The Right To Bare Arms…?

I was reading a fascinating series of posts in the marvellous ” www.thestraightdope.com ” on the subject of the Second Amendment of the US Constitution, and what the founding fathers had meant when they drafted it, notably of course what is meant by “the right to bear arms”.

Of course, some of the lighter posts were just lovely:

“It was a simple spelling mistake. The founding fathers anticipated the eighties fashion trend of rolled-up sleeves, whose exponents included bands such as Mr. Mister, and it was the right to bare arms they hoped to enshrine. “Militia” was late 18th century slang for “synth-pop combo” and by well-regulated they meant it had to have a particularly tight rhythm section.*

*answer may not be factual. ” ( http://www.youtube.com/watch?v=XNKbHJ3PTu4 )

followed by…

“I’m not on board with this until we get an exact definition of “bare arms” - does it or does it not include the shoulders?”

and…

“No no no, it clearly says that Americans have the right to hunt down bears and collect their arms. The right to bear arms shall not be infringed.

I don’t believe that shoulders are required but I do believe they are allowed.”

Which caused the original author to reply:

“Some interpret as the right to wear muscle shirts, others say it’s clear that the founding fathers never anticipated the invention of the muscle shirt and members of the general population should not have access to such powerful clothing.”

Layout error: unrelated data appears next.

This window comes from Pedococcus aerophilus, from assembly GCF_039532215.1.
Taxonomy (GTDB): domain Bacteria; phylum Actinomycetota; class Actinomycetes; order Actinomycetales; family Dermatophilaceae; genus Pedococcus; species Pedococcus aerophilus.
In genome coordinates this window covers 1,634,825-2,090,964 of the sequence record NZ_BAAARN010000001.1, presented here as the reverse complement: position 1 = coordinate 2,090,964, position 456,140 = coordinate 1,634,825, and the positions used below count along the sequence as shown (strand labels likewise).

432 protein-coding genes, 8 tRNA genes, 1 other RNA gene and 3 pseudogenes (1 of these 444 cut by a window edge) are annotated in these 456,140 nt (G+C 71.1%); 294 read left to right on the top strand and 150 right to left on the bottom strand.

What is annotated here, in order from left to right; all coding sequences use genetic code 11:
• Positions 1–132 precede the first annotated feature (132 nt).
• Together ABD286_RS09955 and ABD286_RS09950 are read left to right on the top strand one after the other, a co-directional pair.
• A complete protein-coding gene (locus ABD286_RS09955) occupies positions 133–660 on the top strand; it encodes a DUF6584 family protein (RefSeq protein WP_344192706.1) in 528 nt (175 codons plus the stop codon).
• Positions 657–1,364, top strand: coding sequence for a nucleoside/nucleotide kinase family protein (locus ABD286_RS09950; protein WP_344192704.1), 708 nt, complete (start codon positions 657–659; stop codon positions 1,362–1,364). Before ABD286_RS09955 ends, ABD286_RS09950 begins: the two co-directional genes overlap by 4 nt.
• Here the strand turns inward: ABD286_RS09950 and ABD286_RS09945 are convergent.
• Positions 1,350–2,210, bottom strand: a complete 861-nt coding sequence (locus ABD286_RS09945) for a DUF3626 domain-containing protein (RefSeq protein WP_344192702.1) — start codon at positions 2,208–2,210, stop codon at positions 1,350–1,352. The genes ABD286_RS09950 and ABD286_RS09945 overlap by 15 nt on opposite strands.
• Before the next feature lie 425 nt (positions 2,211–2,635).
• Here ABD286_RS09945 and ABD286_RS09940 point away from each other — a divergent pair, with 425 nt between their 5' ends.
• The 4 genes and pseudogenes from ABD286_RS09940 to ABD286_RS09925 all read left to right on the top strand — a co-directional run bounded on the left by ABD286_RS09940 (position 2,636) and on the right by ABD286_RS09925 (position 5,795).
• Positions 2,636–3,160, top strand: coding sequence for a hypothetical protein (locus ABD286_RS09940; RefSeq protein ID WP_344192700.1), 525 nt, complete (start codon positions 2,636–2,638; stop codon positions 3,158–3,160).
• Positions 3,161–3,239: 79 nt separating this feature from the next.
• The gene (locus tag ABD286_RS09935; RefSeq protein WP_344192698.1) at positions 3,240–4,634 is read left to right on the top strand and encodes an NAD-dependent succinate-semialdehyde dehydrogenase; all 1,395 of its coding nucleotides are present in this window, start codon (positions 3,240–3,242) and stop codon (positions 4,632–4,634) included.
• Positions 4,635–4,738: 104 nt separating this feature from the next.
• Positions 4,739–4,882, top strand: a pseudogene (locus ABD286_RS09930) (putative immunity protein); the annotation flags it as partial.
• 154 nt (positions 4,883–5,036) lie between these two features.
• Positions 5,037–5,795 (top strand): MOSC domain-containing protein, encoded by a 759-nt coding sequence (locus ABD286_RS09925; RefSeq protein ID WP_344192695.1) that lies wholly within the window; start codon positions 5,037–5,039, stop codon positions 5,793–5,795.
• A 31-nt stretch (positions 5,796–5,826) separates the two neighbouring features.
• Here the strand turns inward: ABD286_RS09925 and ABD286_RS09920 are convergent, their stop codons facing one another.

Brilliant!

However, as an impartial observer (albeit that I am a countryman of the country that the founding fathers threw out), may I make an independent (if you will pardon the expression) comment:

Surely the point is not what the authors meant in December 1791, when the amendment was drafted, but what should be done today… ?

I read that the US Federal Government spending on defence will be $868,100,000,000 in 2013. (http://www.usgovernmentspending.com/…l_fy12bs12013n).  Which equates to 23% of the total US Federal budget.

Now I do not profess to be an expert on 18th century history, but I would warrant that the founding fathers didn’t spend anything like that on defence (note the English spelling)… such that giving the populace the right to bear arms may not be quite as necessary as it was in 1791.  Perhaps it should be changed?  For good.

As South Africans can most recently tell, having lost the beautiful Reeva Steenkamp to 4 bullets from her boyfriend, giving ordinary private citizens the right to “bear arms” can often have the most horrid of conseqeunces: http://www.thetimes.co.uk/tto/news/w…cle3690834.ece

Time for change?

Perhaps the incumbent (Mr Obama) can do something drastic here, for the public good, and bring about a change which is fit for the 21st Century and which others can follow?  After all, it is not like he needs to worry about being voted back in…..!

Ian Penman

[NB. This is a personal opinion of Ian Penman, and may not be shared by all of the members of New Media Law LLP]

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